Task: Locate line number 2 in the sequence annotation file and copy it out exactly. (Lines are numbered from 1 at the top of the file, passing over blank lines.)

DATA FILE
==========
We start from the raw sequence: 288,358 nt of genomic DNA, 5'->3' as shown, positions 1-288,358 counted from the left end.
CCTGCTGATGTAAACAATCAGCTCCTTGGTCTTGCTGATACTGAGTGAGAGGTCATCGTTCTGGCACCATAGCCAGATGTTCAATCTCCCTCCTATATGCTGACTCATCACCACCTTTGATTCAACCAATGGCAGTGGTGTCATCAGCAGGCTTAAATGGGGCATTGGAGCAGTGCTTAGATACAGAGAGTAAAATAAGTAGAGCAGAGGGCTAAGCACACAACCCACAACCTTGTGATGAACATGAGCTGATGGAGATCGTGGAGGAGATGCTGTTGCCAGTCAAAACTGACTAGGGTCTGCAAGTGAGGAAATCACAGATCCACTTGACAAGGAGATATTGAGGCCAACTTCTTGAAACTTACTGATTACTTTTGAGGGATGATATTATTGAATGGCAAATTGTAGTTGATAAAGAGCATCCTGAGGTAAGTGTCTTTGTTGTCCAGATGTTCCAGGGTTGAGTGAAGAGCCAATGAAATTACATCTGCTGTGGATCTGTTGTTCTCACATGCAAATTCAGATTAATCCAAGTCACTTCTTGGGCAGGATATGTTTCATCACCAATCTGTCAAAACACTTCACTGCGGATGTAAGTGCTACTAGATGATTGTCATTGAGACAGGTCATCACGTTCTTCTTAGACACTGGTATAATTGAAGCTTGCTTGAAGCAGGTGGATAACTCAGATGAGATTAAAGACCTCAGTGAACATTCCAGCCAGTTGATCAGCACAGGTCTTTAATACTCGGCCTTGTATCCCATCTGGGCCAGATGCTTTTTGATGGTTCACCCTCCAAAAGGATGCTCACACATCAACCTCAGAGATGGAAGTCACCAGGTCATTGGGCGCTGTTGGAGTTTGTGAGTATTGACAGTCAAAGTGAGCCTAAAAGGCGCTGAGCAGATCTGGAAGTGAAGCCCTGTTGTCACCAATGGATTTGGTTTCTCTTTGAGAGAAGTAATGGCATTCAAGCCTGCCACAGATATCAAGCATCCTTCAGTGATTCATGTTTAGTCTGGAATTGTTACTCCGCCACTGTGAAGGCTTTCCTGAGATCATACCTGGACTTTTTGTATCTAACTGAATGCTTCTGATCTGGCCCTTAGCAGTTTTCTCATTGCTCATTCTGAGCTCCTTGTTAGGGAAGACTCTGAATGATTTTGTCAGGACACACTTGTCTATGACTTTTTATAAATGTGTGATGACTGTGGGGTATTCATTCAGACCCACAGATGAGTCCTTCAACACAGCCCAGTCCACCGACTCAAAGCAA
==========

CCTGCTGATGTAAACAATCAGCTCCTTGGTCTTGCTGATACTGAGTGAGAGGTCATCGTTCTGGCACCATAGCCAGATGTTCAATCTCCCTCCTATATGCTGACTCATCACCACCTTTGATTCAACCAATGGCAGTGGTGTCATCAGCAGGCTTAAATGGGGCATTGGAGCAGTGCTTAGATACAGAGAGTAAAATAAGTAGAGCAGAGGGCTAAGCACACAACCCACAACCTTGTGATGAACATGAGCTGATGGAGATCGTGGAGGAGATGCTGTTGCCAGTCAAAACTGACTAGGGTCTGCAAGTGAGGAAATCACAGATCCACTTGACAAGGAGATATTGAGGCCAACTTCTTGAAACTTACTGATTACTTTTGAGGGATGATATTATTGAATGGCAAATTGTAGTTGATAAAGAGCATCCTGAGGTAAGTGTCTTTGTTGTCCAGATGTTCCAGGGTTGAGTGAAGAGCCAATGAAATTACATCTGCTGTGGATCTGTTGTTCTCACATGCAAATTCAGATTAATCCAAGTCACTTCTTGGGCAGGATATGTTTCATCACCAATCTGTCAAAACACTTCACTGCGGATGTAAGTGCTACTAGATGATTGTCATTGAGACAGGTCATCACGTTCTTCTTAGACACTGGTATAATTGAAGCTTGCTTGAAGCAGGTGGATAACTCAGATGAGATTAAAGACCTCAGTGAACATTCCAGCCAGTTGATCAGCACAGGTCTTTAATACTCGGCCTTGTATCCCATCTGGGCCAGATGCTTTTTGATGGTTCACCCTCCAAAAGGATGCTCACACATCAACCTCAGAGATGGAAGTCACCAGGTCATTGGGCGCTGTTGGAGTTTGTGAGTATTGACAGTCAAAGTGAGCCTAAAAGGCGCTGAGCAGATCTGGAAGTGAAGCCCTGTTGTCACCAATGGATTTGGTTTCTCTTTGAGAGAAGTAATGGCATTCAAGCCTGCCACAGATATCAAGCATCCTTCAGTGATTCATGTTTAGTCTGGAATTGTTACTCCGCCACTGTGAAGGCTTTCCTGAGATCATACCTGGACTTTTTGTATCTAACTGAATGCTTCTGATCTGGCCCTTAGCAGTTTTCTCATTGCTCATTCTGAGCTCCTTGTTAGGGAAGACTCTGAATGATTTTGTCAGGACACACTTGTCTATGACTTTTTATAAATGTGTGATGACTGTGGGGTATTCATTCAGACCCACAGATGAGTCCTTCAACACAGCCCAGTCCACCGACTCAAAGCAA